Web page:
The Supreme Court on Wednesday issued notice in a plea challenging the order of the Delhi High Court which upheld that discharge orders passed by the National Medical Commission on cancelling the admission of students, who are alleged of getting medical college admissions through the back door.
The notice was issued by the bench of Justices L. Nageswara Rao and Justice B.R. Gavai who observed many institutes do illegal admissions by defying the legal structure and then use students as pawns to shield them while approaching courts.
Even after continuous instructions by MCI, they keep admitting the students. When matters get out of hand and MCI takes a decision, they approach courts.
The Bench says they hear such matters often. The colleges tell court that the matter is pending for 4-5 years, our hands are tied. The bench further said that it is difficult for them also to take any action in this situation at times. That is a huge problem.
In 2016-17, NEET-UG was conducted on 01.04.2016, however, the Private Dental and Medical Colleges associations issued their own advertisement and admitted students on the basis of counselling conducted by it.
The Apex Court in a contempt petition said that students can only be admitted to private medical colleges on the basis of a centralised counselling process which is conducted by the States.
During the proceedings in the case, the Court had assured that seats of Government as well as private institutions will be completely filled and no seat shall remain vacant.
The petitioners had registered with the State and participated in the counselling process.
Senior Advocate Neeraj Kishan Kaul, who appeared on behalf of student-petitioners, submitted that the concern of students not being admitted via the counselling process was wrong and they were granted admission as per the process.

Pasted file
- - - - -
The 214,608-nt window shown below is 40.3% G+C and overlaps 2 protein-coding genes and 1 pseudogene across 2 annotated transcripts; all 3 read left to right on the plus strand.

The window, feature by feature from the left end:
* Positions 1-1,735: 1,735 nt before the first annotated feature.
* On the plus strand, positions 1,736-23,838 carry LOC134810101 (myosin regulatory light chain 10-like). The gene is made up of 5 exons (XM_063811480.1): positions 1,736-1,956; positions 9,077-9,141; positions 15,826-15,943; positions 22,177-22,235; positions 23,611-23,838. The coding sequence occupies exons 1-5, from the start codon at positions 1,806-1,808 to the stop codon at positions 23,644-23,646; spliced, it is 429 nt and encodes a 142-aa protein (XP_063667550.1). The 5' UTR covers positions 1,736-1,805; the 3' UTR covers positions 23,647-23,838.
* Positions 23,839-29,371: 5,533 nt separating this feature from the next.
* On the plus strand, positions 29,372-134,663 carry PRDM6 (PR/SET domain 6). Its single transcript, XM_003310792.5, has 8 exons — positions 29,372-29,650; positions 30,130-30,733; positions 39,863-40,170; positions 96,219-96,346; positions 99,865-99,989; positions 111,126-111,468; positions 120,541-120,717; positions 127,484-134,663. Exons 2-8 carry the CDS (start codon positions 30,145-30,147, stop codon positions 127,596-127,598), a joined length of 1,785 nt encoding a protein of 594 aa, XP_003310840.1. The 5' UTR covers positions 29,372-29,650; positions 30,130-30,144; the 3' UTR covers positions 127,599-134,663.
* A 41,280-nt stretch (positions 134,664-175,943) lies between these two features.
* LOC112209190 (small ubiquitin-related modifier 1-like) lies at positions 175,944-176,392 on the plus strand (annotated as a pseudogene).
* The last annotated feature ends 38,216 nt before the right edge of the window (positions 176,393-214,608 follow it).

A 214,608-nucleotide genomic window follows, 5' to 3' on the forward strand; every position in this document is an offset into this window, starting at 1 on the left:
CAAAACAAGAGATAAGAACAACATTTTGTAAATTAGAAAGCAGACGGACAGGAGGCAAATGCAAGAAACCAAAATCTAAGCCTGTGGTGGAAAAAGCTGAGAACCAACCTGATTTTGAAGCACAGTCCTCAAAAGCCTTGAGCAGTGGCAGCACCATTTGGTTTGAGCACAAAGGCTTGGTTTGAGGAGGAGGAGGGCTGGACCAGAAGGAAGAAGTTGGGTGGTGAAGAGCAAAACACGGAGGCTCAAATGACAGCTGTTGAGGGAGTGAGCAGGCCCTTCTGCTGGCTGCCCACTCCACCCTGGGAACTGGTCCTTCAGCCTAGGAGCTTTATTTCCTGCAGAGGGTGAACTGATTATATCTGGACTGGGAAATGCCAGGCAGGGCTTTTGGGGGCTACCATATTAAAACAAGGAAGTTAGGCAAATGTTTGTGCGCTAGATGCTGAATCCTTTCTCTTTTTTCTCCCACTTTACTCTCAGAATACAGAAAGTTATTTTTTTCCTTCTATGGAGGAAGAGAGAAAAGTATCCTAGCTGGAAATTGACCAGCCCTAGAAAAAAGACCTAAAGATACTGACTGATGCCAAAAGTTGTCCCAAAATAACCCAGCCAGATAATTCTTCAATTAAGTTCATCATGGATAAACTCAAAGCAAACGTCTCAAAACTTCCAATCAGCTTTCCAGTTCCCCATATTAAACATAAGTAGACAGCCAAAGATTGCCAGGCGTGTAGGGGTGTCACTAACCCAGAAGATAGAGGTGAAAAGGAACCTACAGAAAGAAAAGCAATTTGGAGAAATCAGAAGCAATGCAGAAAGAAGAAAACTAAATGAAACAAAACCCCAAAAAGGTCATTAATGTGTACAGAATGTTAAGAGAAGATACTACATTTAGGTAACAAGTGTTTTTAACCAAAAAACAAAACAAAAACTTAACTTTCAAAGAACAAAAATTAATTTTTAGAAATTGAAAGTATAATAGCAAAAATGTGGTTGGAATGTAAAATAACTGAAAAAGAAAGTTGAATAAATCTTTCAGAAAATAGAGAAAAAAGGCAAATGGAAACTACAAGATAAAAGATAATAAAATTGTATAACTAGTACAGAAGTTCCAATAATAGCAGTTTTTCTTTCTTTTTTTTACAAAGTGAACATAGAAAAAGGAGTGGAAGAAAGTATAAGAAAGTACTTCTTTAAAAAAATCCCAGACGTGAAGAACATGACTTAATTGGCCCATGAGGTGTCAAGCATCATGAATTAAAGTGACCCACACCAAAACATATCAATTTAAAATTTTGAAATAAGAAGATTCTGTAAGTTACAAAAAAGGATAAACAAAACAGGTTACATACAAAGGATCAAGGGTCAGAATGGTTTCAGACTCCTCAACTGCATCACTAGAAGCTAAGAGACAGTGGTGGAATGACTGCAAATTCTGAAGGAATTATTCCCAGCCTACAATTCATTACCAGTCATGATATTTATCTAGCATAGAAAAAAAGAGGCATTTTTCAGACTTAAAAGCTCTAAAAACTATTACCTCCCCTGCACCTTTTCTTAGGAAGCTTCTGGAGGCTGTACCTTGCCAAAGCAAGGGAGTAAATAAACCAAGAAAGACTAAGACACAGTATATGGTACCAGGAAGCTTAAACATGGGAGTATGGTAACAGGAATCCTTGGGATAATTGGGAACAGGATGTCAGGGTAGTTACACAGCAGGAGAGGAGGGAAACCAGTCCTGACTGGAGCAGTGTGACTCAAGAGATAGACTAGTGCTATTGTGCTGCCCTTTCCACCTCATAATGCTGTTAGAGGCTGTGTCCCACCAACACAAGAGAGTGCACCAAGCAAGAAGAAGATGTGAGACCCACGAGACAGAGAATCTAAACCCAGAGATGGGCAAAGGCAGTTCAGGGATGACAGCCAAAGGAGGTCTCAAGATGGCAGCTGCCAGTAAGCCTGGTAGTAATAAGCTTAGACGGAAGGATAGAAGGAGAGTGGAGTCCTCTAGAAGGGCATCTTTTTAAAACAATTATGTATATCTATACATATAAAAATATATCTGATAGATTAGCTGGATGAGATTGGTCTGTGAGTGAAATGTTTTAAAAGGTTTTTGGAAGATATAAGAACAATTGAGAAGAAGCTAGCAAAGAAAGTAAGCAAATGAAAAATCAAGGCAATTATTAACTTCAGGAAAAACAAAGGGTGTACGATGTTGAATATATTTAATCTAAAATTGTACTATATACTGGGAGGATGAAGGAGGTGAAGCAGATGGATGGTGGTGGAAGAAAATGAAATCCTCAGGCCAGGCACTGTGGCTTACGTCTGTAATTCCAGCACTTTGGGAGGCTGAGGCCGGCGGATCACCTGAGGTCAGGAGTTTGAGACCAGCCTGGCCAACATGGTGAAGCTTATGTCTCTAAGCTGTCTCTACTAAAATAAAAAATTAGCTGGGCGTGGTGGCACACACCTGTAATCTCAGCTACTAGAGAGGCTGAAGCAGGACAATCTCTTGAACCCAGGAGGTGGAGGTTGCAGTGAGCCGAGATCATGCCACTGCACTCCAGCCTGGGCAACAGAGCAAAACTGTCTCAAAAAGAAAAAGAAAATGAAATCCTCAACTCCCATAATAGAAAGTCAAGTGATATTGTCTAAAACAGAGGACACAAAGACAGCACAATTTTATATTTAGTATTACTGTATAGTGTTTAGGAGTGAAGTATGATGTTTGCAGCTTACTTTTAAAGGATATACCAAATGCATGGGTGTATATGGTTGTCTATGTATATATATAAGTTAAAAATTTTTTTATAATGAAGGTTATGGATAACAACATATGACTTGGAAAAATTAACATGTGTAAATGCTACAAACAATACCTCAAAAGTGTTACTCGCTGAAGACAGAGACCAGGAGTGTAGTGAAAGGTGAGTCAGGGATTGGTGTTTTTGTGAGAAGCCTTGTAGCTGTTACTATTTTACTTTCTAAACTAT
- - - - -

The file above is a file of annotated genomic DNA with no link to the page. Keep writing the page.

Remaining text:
Admission was granted to them only when vacancies were not filled up by the State till the end.
The advocate informed the court that in this particular case untill the 4th counselling, the college concerned only did the common merit counselling as directed.
He further said that after 4 rounds were over, there were two vacancies. On the last date, i.e., 7th June, 3 more students opted for it, which made it 5 vacancies.
The Darus Salam principle of how vacancies should be filled was not applicable then, so the college wrote to DME for suggesting names which got no response and so the students were enrolled.
Justice Rao observed, “In Saraswati case, the same argument was made The students were approached at night, but no one responded.”
Senior Advocate Kaul said in this case the students were not admitted outside the counselling process. He said, “There was actually counselling outside of the college counselling.”
Justice Rao asked then why were the petitions discharged?
The petitioner counsel replied, “MCI says you were not enrolled and today we have done about 4.5 years.”
The Bench has issued notice but it was concerned that the admission of such petitions encourage other similarly situated individuals to approach the Court, even when it is categorically stated that it ought not to be cited as a precedent.